A Massachusetts General Hospital (MGH) research team has reported that repeated treatment with pulsed electric fields – a noninvasive procedure that does not generate heat – may help reduce the development of scarring. In the Journal of Investigative Dermatology the investigators from the MGH Center for Engineering in Medicine (MGH-CEM) and collaborators describe how use of the technology – called partial irreversible electroporation – reduced scarring after burn injuries in an animal model and improved several skin properties by removal of excess skin cells. “We showed that killing some, but not all of the cells in the wound could actually help regenerate skin without scarring,” says lead author Alexander Golberg, PhD, of the MGH-CEM . “The main difference between this approach and procedures like ultrasound and lasers is that they operate on the whole tissue, while pulsed electric field treatment works on only a cellular level, which we expect will provide more precise treatment results in the future as we are able to target cells specifically.” Golberg is also on the faculty of the Porter School of Environmental Studies at Tel Aviv University in Israel.
Current data suggest that scarring results from alterations in the responses of the many different tissues involved in wound healing, but despite significant recent progress in understanding the process, the exact molecular mechanisms of scar formation are not fully understood. As a result, the many therapeutic procedures developed to prevent or treat scarring – including surgical removal, steroid injections and laser therapy – have had limited success. MGH-CEM investigators have been studying the use of pulsed electric field (PEF) technology for the past five years and have demonstrated several novel applications – including disinfection of burn injuries and rejuvenation of skin – in animal models.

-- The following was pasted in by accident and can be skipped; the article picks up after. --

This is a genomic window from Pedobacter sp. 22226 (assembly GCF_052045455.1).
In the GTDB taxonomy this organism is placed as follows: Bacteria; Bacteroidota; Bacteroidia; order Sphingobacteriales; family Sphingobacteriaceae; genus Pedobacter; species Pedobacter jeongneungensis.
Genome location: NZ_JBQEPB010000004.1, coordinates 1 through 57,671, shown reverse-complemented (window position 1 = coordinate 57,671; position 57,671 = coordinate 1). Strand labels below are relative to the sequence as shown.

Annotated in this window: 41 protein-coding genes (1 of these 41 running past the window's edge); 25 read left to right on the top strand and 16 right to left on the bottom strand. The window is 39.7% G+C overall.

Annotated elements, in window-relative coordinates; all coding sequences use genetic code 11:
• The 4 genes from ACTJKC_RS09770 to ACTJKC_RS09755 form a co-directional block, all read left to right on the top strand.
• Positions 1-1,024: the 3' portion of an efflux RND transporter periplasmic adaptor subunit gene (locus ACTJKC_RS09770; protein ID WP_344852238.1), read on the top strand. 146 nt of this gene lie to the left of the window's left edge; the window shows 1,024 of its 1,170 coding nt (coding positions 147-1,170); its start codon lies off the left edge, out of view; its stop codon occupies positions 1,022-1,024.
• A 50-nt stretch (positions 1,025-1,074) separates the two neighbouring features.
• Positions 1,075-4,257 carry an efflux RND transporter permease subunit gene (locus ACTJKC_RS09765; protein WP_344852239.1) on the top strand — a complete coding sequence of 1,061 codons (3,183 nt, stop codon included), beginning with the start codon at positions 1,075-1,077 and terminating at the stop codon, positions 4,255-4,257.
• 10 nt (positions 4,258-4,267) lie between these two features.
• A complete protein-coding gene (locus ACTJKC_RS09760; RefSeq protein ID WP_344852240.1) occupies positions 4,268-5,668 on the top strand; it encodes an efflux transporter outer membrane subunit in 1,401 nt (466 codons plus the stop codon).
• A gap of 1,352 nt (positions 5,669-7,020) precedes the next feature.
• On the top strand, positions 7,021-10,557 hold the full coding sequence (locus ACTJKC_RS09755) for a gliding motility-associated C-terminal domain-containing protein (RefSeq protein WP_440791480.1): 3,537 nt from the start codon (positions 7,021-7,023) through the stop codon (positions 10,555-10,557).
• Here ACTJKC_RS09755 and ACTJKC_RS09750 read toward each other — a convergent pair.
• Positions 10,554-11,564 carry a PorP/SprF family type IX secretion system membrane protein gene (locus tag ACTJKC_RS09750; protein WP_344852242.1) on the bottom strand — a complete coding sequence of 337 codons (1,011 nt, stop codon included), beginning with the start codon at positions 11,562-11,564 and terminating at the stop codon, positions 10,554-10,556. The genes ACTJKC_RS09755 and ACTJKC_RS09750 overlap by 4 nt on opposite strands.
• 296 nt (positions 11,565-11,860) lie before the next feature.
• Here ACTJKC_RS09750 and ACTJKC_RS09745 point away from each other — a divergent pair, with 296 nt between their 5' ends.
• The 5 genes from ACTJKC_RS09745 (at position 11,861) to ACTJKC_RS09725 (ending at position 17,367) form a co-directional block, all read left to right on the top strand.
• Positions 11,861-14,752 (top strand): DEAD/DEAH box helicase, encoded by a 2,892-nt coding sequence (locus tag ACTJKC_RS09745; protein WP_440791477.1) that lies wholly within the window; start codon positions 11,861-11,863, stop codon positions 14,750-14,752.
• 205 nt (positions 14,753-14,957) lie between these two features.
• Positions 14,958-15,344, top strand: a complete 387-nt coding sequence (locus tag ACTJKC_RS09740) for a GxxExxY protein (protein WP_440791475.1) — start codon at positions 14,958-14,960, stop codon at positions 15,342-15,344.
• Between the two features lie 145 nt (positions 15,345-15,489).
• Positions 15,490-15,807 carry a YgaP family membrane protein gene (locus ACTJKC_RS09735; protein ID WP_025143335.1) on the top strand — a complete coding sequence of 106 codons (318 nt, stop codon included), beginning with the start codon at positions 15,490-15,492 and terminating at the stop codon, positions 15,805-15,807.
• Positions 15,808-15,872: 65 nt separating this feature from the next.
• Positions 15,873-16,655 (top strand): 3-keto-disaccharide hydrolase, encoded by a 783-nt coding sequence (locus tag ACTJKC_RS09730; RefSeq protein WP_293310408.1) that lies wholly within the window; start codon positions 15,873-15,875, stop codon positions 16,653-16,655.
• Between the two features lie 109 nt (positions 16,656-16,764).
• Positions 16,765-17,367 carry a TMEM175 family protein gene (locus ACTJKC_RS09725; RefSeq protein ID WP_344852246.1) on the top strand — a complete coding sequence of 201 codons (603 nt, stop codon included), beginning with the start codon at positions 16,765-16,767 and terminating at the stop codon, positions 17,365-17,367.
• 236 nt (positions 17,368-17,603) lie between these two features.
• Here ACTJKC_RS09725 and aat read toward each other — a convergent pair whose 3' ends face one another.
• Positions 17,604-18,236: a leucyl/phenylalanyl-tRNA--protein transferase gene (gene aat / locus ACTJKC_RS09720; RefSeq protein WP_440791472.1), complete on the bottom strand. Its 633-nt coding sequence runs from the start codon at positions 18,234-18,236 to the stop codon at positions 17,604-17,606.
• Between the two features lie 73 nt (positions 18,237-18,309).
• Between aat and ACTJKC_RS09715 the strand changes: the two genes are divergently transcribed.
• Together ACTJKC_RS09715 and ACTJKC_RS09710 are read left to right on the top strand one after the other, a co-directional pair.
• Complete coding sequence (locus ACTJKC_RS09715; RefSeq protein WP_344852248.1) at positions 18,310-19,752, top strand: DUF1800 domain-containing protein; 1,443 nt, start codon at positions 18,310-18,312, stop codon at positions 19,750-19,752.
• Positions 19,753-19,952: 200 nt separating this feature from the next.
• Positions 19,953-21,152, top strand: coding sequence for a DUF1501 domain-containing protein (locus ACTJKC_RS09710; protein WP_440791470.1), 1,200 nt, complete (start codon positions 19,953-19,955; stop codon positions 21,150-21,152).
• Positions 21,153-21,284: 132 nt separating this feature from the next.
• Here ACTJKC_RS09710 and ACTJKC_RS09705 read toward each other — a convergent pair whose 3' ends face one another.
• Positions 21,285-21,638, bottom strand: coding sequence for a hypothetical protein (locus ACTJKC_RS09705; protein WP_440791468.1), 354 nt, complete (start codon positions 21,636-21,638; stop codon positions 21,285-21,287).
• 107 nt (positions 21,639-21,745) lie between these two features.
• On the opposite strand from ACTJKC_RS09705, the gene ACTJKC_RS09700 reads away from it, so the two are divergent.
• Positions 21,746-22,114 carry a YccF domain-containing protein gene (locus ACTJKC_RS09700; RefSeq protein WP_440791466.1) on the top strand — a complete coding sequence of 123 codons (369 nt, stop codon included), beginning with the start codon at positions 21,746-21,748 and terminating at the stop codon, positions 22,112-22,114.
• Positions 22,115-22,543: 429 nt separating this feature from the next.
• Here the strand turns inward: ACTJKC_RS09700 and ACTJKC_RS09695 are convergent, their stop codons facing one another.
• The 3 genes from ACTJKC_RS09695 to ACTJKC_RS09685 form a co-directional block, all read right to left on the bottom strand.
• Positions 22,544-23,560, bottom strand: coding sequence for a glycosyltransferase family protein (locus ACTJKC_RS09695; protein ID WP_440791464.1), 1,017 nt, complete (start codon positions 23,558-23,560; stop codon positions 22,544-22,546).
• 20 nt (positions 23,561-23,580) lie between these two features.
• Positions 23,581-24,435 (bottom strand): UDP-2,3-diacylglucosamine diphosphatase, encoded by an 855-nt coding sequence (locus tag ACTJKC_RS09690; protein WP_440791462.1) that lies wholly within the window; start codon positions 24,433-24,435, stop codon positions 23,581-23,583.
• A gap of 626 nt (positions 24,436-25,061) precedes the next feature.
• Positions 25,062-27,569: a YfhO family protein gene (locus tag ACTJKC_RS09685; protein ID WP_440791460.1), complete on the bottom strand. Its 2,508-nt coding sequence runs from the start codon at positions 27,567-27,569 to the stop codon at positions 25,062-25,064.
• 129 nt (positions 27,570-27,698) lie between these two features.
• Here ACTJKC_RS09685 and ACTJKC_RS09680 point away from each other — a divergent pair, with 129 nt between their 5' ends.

PEF induces the formation of tiny pores in cellular membranes, and while the process leads to the death of those cells, there is no damage to the extracellular matrix or to nearby blood vessels or other structures. In fact, PEF-induced cell death causes adjacent cells to proliferate and release factors promoting tissue growth and repair. For the current study, the MGH-CEM team determined the optimal strength, number of pulses and number of treatments required to reduce the formation of scars in rats that had experienced burn injuries under anesthesia. The results showed that five PEF treatment sessions spaced 20 days apart after burn injury reduced the size of scars by almost 58 percent and also improved several properties of the scars – including overall appearance and the structure, density and direction of collagen fibers.
“The progress of therapies to treat scars has been very slow, with very few new technologies in the area, mostly because of the complexity of the problem and the lack of suitable animal models,” says Martin Yarmush, MD, PhD, director of the MGH-CEM and senior author of the report. “We now need to investigate whether this new technology and approach will show results in human patients, and we are looking for funding to help us design, build and test a device for clinical application.”